really want to.  The left 2 columns (6 cabinets of 50 drawers each) are all
resistors, the next column (3 of the 10164 cabinets) are all capacitors.
The third column from the right (2x 10164) are all PICs.

There is always something lying around in front that hasn't been given a
place to go.  Even if you make more labels and put the parts away, more have
a way of appearing very quickly.  As I said, it's a never ending process.

You can also see some of the bulk stock in this picture.  There are some
large reals visible on a shelf underneat the table.  Those happen to contain
electrolytic capacitors.  There is a drawer for each type above, with a few
in the drawer and a note that says "Extras below".  There are also other
shelves and cabinets with additional stock not shown in the picture.  The
shelf above the reals holds more bulk stock in various packing, including
bags, boxes, and tubes.

> Do you have any particular system for accumulating/storing parts for
> individual projects, or do you just expand your existing area when you
> add new parts to a design?

The parts themselves become generic and eventually end up filed in this
system.  Most projects do have specific harware associated with them.  There
is a whole set of shelves with boxes on them each containing stuff specific
to a particular customer.  Each box is labeled with the customer designator..

Being religious about labeling is very important.


********************************************************************
Embed Inc, Littleton Massachusetts, http://www.embedinc.com/products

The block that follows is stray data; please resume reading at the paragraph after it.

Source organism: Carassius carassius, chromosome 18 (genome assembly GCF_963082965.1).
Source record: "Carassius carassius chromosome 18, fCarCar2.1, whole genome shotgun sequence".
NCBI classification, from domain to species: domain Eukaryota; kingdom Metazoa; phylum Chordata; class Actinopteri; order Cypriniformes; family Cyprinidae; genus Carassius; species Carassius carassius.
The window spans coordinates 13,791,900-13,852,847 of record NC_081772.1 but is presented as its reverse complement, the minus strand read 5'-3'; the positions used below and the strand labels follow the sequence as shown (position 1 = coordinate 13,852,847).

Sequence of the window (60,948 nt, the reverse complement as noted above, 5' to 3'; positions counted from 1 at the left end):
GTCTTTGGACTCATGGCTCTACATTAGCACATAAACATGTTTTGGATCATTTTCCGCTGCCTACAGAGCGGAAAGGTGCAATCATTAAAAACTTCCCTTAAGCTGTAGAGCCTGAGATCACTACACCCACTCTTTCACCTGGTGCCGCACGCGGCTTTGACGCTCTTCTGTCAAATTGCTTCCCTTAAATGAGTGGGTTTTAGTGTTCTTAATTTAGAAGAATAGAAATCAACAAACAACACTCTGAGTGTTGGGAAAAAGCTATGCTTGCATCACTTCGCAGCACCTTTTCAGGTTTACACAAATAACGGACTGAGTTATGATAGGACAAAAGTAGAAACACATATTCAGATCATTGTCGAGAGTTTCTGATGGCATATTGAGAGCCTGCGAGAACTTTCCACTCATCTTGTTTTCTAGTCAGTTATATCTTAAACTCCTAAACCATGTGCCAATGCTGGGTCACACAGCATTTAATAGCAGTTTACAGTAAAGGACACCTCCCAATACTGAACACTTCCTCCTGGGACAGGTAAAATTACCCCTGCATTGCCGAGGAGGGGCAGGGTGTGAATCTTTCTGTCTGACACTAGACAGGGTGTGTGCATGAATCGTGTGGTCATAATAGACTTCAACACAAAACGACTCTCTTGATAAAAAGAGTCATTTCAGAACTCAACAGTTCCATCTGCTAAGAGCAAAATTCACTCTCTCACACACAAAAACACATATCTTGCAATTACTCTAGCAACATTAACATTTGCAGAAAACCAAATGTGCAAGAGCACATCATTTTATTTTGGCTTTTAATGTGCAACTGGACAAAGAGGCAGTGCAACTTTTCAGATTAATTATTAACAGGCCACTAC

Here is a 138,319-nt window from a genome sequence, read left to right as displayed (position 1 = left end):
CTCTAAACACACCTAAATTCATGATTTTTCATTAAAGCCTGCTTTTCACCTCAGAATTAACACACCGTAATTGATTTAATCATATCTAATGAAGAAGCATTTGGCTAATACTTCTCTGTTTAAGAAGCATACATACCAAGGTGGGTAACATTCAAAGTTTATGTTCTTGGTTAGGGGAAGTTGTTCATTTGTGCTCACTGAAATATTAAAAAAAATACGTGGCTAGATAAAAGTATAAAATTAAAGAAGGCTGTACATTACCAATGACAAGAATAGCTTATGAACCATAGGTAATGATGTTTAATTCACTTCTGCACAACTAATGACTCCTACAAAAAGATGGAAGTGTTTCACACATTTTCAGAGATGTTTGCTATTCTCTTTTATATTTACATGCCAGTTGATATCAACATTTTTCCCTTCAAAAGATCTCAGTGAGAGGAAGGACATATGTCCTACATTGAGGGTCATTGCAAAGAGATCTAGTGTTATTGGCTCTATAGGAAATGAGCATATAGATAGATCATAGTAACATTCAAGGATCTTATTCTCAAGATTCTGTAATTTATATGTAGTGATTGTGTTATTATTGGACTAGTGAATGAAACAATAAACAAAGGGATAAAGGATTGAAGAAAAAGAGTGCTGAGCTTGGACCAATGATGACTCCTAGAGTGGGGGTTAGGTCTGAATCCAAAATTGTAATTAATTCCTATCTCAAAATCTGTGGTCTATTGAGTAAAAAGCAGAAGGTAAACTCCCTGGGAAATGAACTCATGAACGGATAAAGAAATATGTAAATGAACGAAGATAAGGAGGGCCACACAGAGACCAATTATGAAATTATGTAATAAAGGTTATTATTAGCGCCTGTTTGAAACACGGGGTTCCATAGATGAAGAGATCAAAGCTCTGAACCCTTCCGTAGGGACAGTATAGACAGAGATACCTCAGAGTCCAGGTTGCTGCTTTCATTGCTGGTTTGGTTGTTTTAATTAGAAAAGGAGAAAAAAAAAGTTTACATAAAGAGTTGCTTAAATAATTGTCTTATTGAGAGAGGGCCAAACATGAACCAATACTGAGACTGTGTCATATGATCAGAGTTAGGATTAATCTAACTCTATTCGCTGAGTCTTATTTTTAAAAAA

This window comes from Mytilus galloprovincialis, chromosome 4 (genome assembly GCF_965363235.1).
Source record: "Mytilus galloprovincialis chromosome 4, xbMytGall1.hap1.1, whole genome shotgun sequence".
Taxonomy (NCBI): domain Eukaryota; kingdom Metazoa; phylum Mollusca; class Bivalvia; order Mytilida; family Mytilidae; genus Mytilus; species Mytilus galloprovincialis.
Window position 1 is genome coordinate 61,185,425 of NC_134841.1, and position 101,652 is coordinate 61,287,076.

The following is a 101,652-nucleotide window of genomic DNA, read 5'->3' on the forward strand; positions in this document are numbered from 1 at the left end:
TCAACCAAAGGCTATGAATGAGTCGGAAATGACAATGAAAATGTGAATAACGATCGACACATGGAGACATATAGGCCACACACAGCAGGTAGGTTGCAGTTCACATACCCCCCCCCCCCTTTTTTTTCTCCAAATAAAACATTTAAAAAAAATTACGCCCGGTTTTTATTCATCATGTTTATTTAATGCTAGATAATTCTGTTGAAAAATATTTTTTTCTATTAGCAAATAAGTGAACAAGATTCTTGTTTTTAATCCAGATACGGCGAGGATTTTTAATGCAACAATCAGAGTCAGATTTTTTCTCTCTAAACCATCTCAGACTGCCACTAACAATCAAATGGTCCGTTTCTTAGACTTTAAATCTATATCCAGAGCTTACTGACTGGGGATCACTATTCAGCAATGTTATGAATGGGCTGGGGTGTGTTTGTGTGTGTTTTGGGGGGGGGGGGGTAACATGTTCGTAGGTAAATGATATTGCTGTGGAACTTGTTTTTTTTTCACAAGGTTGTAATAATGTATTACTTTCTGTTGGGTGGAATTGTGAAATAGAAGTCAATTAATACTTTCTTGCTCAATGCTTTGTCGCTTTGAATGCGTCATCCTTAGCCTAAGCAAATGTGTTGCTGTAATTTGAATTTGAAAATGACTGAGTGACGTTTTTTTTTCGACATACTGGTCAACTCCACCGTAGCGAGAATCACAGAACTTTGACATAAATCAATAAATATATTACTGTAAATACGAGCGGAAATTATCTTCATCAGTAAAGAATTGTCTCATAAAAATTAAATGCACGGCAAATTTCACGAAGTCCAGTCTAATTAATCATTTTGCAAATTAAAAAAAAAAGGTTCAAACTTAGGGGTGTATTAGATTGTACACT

(978) 742-9014.  Gold level PIC consultants since 2000

2010\12\23@122403 by Gary Crowell

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So the next question is, does anyone try to keep a database of their parts
stock (e.g., 'Parts & Vendors'), or does the 'visual database' of the
container labels suffice?
-- ----------------------------------------------
Gary A. Crowell Sr., P.E., CID+
Linkedin <http://www.linkedin.com/in/garyacrowellsr>
Elance<www.linkedin.com/redirect?url=http%3A%2F%2Fgaryacrowellsr%2Eelance%2Ecom&urlhash=kJm9>
 KE7FIZ <http://www.arrl.org

2010\12\23@123553 by Mark E. Skeels

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Yea, I am looking at the pic; that's as I imagined it would be.

That's more than I have to store.......what I have is mostly parts associated with present projects, and then a bunch of stuff that got accumulated during past design cycles and I want to get it organized and inventoried so that I can use it in future projects, test fixtures, etc.

I don't have as much space as you do, and no shelving like you have your drawer cabinets set on top of.

I think I can get all my stuff into a two-door metal floor cabinet and on a table nearby.....so I am thinking a combo of rack bins and drawer storage boxes.

I'm going to the local Harbor Freight this afternoon to get some stuff.......probably will include one of these.......

http://www.harborfreight.com/hand-tools/bins-containers/parts-rack-with-removable-bins-95496.html

Which will fit into my metal floor cabinet, and then probably some drawer cabs like yours,

or maybe more like these......

http://www.harborfreight.com/hand-tools/bins-containers/24-container-storage-box-90243.html

....or this....

http://www.harborfreight.com/hand-tools/bins-containers/19-bin-portable-parts-storage-case-93928.html


Mark Skeels
Engineer
Competition Electronics, Inc.
TEL: 815-874-8001
FAX: 815-874-8181
http://www.competitionelectronics.com

On 12/23/2010 11:08 AM, Olin Lathrop wrote:
{Quote hidden}

> (978) 742-9014.  Gold level PIC consultants since 2000

2010\12\23@133559 by Olin Lathrop

face picon face
Gary Crowell wrote:
> So the next question is, does anyone try to keep a database of their
> parts